Customising your widgets

Final widget customised on page

Personally, I think one of the great features of a WordPress site is the ability to have widgets. Widgets, in case you don’t know, are little executable items (be it whatever language they are written in) that add functionality to your site.

This could be a list of your latest posts, a search bar, email signup and much more that are out there. For me, the Classic Responsive theme doesn’t make my widgets pop out, they look quite boring.

So, in this tutorial I’m going to be showing you how to customise them a little, give them a coloured header, border and a little more.

We’ going to be going from this

Original widget setup on page

Original widget setup on page

To this

Final widget customised on page

Final widget customised on page

You can see, there is a big difference. This is only the beginning of what changes you can do to these. So, let’s get started.

1) Add some colour and a border to the widget title

The first thing I like to do is make the title of the widget stand out. Now, It could be that this is all you want to do – it’s amazing how different it can look by just changing this.

Its also quite a simple change, with just the following few lines of CSS which you put into the Thesis -> Custom CSS section

.widget_title
{
  background-color: #eeeeee;
  padding-left: 10px;
  border: solid 1px;
}

This change sets the background colour of the title, I have a little padding to move the title away from the edge (otherwise the title sits right on the edge of the colour) and finally, I’ve put a solid border around.

Once done, your widgets will look something like the below image

Widget title changes

Widget title changes

I’ve gone for a grey colour, but you could use any colour that matches your colour scheme on your page.

2) Next, add the border around the widgets

If you’re like me, I like to have each widget distinguishable. You could do this in many ways, change the background colour for example. For me, the cleanest and simplest way is to have a border around each.

To do this, you will need to add the following CSS to the Custom CSS section

.widget
{
  border: solid 2px #eeeeee;
  padding: 5px;
}

So, from this CSS you can see we are targeting the widget class. We set a solid border which is just 2px thick. I’ve also gone for the same colour for the border, although you could, again, change this to your scheme.

Once done, your widgets will look similar to the following

Border added around each widget

Border added around each widget

3) Adding some box shadow

Now, you don’t have to do this, but I like to add a little shadow to give my widgets a little bit of a standout.

It’s completely optional for your needs, but if you wanted to do this you need to add the box-shadow CSS command to the widget changes. The CSS I added is as follows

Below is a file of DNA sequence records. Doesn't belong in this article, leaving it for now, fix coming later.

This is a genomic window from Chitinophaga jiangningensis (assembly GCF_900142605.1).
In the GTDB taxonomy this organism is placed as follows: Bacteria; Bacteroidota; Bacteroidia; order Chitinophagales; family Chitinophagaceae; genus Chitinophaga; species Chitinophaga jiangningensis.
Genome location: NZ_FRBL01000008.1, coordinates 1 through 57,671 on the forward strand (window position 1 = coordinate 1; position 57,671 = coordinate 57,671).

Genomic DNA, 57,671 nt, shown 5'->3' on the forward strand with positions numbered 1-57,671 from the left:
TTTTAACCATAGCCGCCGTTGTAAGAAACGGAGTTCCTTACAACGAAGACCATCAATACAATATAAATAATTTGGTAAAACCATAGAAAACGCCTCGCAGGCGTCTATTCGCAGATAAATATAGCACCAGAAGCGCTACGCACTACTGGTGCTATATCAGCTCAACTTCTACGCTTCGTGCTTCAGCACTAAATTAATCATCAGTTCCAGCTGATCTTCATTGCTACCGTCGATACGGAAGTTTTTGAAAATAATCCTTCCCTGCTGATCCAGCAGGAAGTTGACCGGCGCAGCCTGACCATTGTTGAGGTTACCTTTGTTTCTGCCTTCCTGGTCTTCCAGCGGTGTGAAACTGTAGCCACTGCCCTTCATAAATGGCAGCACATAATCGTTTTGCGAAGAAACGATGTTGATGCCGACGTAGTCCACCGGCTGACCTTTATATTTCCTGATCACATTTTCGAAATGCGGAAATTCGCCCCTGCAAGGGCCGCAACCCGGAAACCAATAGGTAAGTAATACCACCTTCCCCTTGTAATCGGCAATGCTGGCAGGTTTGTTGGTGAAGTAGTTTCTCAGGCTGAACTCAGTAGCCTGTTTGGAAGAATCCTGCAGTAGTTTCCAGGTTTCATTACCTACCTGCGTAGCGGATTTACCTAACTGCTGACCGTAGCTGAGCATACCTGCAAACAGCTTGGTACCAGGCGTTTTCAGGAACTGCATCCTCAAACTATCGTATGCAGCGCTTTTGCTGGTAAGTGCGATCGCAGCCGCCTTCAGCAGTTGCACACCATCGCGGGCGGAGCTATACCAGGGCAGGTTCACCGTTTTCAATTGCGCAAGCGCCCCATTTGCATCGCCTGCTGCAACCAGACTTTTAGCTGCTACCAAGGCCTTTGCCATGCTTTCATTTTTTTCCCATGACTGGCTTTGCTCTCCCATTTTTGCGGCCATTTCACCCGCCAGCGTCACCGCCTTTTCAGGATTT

.widget
{
  border: solid 2px #eeeeee;
  padding: 5px;
  box-shadow: 4px 8px #dddddd;
}

This is the same CSS as in the previous step – except with the addition of the box-shadow command.

4) Remove the line between the main content and the sidebar

So, the last thing I like to do is remove the borderline between the main content and the widget section. My personal preference is to have each section stick out on its own on the page without any division.

To do this, the following CSS needs to be added to the Custom CSS section

.columns > .content
{
    border: none;
}

All we are doing is removing the border from the content section, which is the separation line between the content and the sidebar. Once done your page will look similar to the following

Final widget customised on page

Final widget customised on page

You now have no border, between the content and sidebar and each widget stands out on its own.

More tips on the site

I hope these tips helped you to style your widgets a little and for more tips, please check out the other posts on the site.

Note: The changes in this post are for the Thesis Classic Responsive skin. Although some of the visual builder elements may be the same for other skins – the CSS changes may not work for other skins.

About the author: I’m a Software Engineer by trade and for a while I have been spending my time creating Websites and Blogs with Wordpress. I recently started to use the Thesis Framework and found only a few tutorials and help. So, I started this site to document what I learn and to share with others. I’m also available to help on a one to one basis for those that would like to work with me.

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